French civil society groups have formalized an agreement with the French government to renew the "Humanitarian Corridors" protocol. The deal benefits vulnerable Iraqi and Syrian refugees in Lebanon.
A renewal of an agreement signed in Paris on April 13 seeks to resettle to France 300 refugees currently living in Lebanon.
Signatories include the French interior and foreign ministers as well as the heads of the Catholic association of Sant'Egidio and the Semaines Sociales de France.
The agreement follows a 2017 memorandum of understanding that allowed 504 refugees to enter France and lays down the conditions for the identification, reception, and integration of the targeted refugees.
The project's aim
"The stories of those who have arrived show that we can do more than saving people from falling into the hands of human traffickers -- we can start integration processes too," the Community of Sant'Egidio said in a statement.
"In these times of pandemic, filled with all kinds of difficulties, -- the grave situation in initial host countries like Lebanon being an example -- it becomes more important not to leave refugees alone," the statement continues.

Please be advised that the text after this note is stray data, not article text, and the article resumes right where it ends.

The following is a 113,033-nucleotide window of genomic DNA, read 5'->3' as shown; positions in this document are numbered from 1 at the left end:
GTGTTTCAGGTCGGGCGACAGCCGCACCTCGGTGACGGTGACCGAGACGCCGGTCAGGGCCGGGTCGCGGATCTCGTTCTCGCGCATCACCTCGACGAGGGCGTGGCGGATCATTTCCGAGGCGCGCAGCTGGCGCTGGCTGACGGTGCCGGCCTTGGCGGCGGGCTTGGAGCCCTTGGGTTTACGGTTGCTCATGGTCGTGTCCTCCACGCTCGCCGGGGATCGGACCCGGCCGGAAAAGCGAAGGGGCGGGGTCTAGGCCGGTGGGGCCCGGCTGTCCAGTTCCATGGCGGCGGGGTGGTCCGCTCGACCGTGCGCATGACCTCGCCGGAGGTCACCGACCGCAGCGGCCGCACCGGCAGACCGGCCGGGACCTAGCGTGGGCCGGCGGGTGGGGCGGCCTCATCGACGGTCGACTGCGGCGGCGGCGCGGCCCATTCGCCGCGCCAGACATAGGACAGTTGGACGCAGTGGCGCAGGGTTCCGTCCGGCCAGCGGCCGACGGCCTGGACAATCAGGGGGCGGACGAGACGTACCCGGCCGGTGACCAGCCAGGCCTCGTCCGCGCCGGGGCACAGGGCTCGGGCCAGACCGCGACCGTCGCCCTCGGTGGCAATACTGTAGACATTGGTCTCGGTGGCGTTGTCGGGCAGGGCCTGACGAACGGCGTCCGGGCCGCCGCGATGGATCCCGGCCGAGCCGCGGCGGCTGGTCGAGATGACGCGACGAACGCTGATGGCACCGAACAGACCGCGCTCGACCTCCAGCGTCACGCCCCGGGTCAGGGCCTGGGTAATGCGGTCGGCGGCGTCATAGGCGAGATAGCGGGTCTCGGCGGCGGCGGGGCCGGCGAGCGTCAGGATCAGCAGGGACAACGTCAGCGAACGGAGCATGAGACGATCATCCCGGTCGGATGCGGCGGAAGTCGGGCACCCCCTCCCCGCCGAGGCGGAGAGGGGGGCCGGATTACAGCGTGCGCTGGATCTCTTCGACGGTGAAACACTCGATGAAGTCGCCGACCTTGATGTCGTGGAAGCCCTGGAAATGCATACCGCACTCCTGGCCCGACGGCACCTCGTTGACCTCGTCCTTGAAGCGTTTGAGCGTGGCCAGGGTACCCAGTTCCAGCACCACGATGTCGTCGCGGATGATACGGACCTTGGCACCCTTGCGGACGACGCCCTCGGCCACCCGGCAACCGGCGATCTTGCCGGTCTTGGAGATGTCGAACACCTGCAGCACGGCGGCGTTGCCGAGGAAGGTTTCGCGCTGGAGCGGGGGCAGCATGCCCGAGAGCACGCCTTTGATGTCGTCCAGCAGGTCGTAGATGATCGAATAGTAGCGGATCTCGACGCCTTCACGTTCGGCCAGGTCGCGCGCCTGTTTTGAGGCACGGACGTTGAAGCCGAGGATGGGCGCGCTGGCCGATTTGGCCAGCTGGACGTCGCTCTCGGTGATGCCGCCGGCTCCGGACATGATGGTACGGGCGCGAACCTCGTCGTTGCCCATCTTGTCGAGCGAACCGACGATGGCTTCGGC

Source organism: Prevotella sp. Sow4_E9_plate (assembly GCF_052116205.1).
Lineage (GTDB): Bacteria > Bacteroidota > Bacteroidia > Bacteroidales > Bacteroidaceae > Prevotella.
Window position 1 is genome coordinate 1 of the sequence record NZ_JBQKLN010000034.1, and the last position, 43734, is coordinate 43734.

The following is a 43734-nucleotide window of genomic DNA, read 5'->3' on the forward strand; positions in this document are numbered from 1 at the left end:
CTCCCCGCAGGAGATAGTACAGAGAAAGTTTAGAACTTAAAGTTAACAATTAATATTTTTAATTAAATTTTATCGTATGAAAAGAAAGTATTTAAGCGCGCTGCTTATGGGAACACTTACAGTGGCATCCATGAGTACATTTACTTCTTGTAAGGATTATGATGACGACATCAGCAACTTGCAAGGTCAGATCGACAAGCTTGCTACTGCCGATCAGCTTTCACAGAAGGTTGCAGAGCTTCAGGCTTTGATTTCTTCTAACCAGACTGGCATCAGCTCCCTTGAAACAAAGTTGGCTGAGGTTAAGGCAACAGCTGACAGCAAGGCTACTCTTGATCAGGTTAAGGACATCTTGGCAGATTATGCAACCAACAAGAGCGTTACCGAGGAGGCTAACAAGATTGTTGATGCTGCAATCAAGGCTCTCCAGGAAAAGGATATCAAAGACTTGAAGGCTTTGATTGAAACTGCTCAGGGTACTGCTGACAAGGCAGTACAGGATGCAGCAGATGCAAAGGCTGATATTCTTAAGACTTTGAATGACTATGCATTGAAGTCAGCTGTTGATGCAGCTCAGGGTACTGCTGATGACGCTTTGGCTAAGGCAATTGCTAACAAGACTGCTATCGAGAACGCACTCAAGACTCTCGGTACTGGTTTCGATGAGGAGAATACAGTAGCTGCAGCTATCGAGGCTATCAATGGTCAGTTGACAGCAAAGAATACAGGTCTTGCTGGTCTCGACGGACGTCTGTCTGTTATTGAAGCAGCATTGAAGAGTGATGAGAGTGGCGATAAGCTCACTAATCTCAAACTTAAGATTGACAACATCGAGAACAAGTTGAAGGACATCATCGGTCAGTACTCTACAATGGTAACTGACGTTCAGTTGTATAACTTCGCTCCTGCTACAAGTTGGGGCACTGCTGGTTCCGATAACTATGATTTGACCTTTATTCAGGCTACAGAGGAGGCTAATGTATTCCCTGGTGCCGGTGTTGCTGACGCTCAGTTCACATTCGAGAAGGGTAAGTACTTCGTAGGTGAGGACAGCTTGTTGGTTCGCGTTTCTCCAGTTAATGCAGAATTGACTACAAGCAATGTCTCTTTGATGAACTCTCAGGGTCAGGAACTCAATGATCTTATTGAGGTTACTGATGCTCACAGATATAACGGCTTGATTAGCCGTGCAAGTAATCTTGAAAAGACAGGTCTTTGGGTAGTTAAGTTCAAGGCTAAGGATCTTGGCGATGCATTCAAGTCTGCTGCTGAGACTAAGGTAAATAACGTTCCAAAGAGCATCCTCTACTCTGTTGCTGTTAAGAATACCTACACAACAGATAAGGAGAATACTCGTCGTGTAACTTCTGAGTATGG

The program grants the refugees legal entry in France. Priority will reportedly be given to vulnerable families and individuals. Upon their arrival in the host country, partner associations will welcome the refugees into facilities and homes. The project will also support the integration process and assist the refugees with matters such as learning the language and job search.
Building on a success story
Started in Italy in 2016, humanitarian corridors have already resettled more than 3,500 refugees to Europe. Most of them had fled violence and war in Syria, Iraq, Libya, and Ethiopia or were stranded in the camps on the Greek Islands. They now have homes in countries such as Italy, France, Belgium, and Andorra.
The organizers see these projects as replicable models at a European level. "Humanitarian corridors have seen the generosity of many citizens," Sant'Egidio community's statement mentions. "This shows that building a Europe that lives up to its ideals of humanism and solidarity is possible," the statement concludes.